You are leafing through a magazine or cookbook, or maybe you are cruising through a few good food blogs. You come across a gorgeous photo of thick meaty scallops. They are seared to a crispy golden brown. But you just know they are sweet and juicy on the inside. They are oh so simply presented, sitting beside some lovely veggies or atop a creamy plate of risotto.
You actually salivate. You scan the recipe. Butter, oil, all the usual suspects. Okay, you decide, “I can do this”. You are a good cook. You know you are.
You know to use a straight-sided sauté pan. Not a sloped style fry pan. You are not stupid. You know the pan can’t be too big because you want to radiate some heat. But you are savvy enough not to crowd them into a small pan either. Who wants steamed scallops. You weren’t born yesterday.
You rush to the store. Oh look, a big bag a frozen scallops is on sale at Costco. You do not really need 10 pounds. But hey, they are frozen. They’ll keep right?
But like I said you are a good cook and you have noticed that those big frozen scallops tend to disappoint you for some reason. You can’t put your finger on it. But sometimes the sweet, full fresh taste of the sea is abridged by a faintly metallic taste.
You drop the bag back into the freezer case and head for the fish counter. No, this time you are not going to be taken in by the price.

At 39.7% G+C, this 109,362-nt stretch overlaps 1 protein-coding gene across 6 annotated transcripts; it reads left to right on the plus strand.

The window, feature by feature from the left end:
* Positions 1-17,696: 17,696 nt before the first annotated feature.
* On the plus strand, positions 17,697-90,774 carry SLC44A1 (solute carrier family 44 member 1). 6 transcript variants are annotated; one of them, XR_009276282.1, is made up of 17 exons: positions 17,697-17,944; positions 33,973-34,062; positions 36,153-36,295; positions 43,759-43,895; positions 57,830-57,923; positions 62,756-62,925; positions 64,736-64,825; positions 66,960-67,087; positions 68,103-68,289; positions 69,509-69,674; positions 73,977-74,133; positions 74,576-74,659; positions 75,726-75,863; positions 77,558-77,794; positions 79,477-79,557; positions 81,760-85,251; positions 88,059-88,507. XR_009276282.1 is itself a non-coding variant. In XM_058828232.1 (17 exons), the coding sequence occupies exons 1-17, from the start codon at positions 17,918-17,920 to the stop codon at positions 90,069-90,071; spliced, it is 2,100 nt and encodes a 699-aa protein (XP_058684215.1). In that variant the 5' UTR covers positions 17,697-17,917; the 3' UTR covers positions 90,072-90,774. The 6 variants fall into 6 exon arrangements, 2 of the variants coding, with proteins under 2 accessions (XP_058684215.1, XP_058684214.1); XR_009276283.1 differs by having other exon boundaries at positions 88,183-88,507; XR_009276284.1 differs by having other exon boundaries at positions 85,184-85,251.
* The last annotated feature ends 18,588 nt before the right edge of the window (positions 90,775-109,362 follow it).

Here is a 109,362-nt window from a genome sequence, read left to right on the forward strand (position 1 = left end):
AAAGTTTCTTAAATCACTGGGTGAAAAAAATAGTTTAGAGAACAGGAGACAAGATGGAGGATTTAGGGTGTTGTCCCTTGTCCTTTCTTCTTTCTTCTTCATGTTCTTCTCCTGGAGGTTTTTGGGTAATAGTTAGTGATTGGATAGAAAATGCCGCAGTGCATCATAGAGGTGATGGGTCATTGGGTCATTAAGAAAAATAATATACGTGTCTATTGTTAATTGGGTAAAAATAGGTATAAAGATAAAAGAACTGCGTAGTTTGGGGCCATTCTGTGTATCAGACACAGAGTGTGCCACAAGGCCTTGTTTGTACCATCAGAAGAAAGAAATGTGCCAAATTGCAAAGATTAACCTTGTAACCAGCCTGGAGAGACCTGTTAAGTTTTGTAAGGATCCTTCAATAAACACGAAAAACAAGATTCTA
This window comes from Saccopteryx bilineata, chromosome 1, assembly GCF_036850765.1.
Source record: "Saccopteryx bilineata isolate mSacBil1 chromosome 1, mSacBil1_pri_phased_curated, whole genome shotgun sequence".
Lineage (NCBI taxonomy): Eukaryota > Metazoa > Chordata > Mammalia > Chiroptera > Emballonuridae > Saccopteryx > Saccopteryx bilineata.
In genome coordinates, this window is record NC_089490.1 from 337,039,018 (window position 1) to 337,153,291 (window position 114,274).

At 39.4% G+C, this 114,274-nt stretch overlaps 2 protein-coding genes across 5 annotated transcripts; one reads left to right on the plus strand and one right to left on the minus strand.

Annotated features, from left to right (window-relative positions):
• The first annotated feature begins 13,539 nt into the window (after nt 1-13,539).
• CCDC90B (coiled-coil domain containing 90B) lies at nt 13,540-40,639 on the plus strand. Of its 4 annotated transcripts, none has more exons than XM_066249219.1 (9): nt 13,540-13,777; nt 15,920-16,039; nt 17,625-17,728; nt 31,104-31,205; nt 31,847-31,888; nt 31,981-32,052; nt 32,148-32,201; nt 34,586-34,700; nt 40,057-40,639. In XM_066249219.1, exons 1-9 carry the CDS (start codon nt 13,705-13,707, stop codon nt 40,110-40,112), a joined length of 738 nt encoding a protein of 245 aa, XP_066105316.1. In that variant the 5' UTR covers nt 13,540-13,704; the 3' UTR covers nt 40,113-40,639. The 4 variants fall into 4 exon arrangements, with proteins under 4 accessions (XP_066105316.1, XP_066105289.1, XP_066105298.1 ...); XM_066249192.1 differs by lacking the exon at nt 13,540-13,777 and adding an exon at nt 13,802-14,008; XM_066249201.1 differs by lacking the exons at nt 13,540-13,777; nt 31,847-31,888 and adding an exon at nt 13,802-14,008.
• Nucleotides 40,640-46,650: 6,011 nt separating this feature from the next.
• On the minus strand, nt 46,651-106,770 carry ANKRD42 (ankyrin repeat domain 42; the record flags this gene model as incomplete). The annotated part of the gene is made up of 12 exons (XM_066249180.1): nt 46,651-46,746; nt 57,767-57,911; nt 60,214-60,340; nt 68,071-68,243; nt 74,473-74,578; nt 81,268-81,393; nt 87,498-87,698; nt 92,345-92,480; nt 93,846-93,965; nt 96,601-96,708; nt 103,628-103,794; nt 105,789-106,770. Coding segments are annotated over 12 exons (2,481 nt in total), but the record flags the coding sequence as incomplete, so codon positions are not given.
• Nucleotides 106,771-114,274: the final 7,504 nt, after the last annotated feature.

This time you are splurging on fresh. The recipe seems to deserve it. Besides, cooking scallops is practically simplistic. It’s like a filet mignon. You put it in a hot pan and cook to just past rare. Who can’t do that?
You get to the counter to look for some help. How come there is never the same guy working here twice? They certainly do have a heck of a rotation of knowledgeable fishmongers at this place, you convince yourself.
But none of that matters because there they are; the scallops of your dreams. Nearly as big as a fist, and oh so heavy. Juicy too! They are practically weeping with moisture. Now you are weeping. The lady next to you starts to cry. It’s time to focus…
These are the ones. Sure they cost an arm and a leg. But how much can a dozen really cost you anyway. Oh! $25.00. Really… “Ah, screw it. It’s only money” you decide. You grunt and throw a dozen over your shoulder and lug them home with you.
When you spend this kind of money on a first course you want it to be good. So you take your time with the mis en place. You get everything just so.
You heat some canola oil. When it’s good and hot you gently slide those babies into the pan. You know to let them be. You resist the urge to move them about the pan a lot. Too much love and you won’t get that gorgeous golden brown color you saw in the photos. They will release themselves from the pan when they are good and ready. This much you know.
So you stand there and wait. Clicking your tongs to that old Madonna tune you have going on in your mind “…Borderline, feels like I’m going to lose my mind…Borderline”.
But you make it the entire 3 minutes without disturbing them. You start to flip those sweethearts over.
The first thing you notice is how much moisture these guys gave up in cooking. I mean you appreciate the facial and all. But these scallops are half the size they started. Maybe you should have gotten 16 of them. You silently hope there are enough for everyone.
And another thing. Where is that golden brown color you envied in the photos?? Yours are a creamy translucent milky color of white. They smell done. The recipe clearly says: 3 minutes undisturbed on one side and then another minute or two on the other side.